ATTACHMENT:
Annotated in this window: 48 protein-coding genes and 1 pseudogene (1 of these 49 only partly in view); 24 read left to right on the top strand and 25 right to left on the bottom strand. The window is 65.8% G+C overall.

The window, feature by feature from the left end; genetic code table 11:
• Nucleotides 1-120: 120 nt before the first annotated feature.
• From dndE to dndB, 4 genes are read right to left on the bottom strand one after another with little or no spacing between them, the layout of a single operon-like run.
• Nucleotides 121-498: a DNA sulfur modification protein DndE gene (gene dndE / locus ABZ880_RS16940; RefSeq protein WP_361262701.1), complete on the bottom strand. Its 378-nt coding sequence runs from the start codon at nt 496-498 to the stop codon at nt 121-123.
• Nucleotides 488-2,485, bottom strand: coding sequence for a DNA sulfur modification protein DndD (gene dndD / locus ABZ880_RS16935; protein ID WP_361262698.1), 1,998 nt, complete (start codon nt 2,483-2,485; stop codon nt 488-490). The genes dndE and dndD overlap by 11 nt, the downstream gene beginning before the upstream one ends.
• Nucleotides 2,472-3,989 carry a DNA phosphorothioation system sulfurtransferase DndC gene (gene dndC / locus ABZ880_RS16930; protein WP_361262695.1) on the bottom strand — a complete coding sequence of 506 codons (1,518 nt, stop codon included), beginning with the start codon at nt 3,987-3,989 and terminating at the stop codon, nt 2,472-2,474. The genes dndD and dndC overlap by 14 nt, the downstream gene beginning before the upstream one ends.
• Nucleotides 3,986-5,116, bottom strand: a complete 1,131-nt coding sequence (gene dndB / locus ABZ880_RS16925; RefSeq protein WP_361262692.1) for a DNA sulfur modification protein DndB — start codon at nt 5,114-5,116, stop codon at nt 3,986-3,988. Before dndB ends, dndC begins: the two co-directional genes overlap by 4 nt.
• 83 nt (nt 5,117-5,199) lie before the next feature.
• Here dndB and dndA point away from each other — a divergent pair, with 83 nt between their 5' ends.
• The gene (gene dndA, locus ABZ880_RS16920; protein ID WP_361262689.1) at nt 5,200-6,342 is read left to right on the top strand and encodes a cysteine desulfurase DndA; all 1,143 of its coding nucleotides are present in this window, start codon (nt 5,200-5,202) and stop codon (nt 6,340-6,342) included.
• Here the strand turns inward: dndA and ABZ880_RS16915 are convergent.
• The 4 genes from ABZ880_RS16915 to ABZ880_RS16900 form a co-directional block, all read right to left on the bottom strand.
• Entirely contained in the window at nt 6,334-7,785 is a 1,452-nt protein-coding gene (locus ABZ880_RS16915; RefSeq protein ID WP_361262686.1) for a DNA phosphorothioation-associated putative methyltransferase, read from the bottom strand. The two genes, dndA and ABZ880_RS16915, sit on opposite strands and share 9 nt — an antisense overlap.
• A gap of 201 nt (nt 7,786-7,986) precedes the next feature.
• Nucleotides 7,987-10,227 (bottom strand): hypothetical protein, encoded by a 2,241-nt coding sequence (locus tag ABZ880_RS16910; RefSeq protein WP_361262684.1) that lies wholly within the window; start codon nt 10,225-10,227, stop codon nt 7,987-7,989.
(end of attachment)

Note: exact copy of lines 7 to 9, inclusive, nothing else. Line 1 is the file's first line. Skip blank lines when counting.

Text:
• Nucleotides 2,472-3,989 carry a DNA phosphorothioation system sulfurtransferase DndC gene (gene dndC / locus ABZ880_RS16930; protein WP_361262695.1) on the bottom strand — a complete coding sequence of 506 codons (1,518 nt, stop codon included), beginning with the start codon at nt 3,987-3,989 and terminating at the stop codon, nt 2,472-2,474. The genes dndD and dndC overlap by 14 nt, the downstream gene beginning before the upstream one ends.
• Nucleotides 3,986-5,116, bottom strand: a complete 1,131-nt coding sequence (gene dndB / locus ABZ880_RS16925; RefSeq protein WP_361262692.1) for a DNA sulfur modification protein DndB — start codon at nt 5,114-5,116, stop codon at nt 3,986-3,988. Before dndB ends, dndC begins: the two co-directional genes overlap by 4 nt.
• 83 nt (nt 5,117-5,199) lie before the next feature.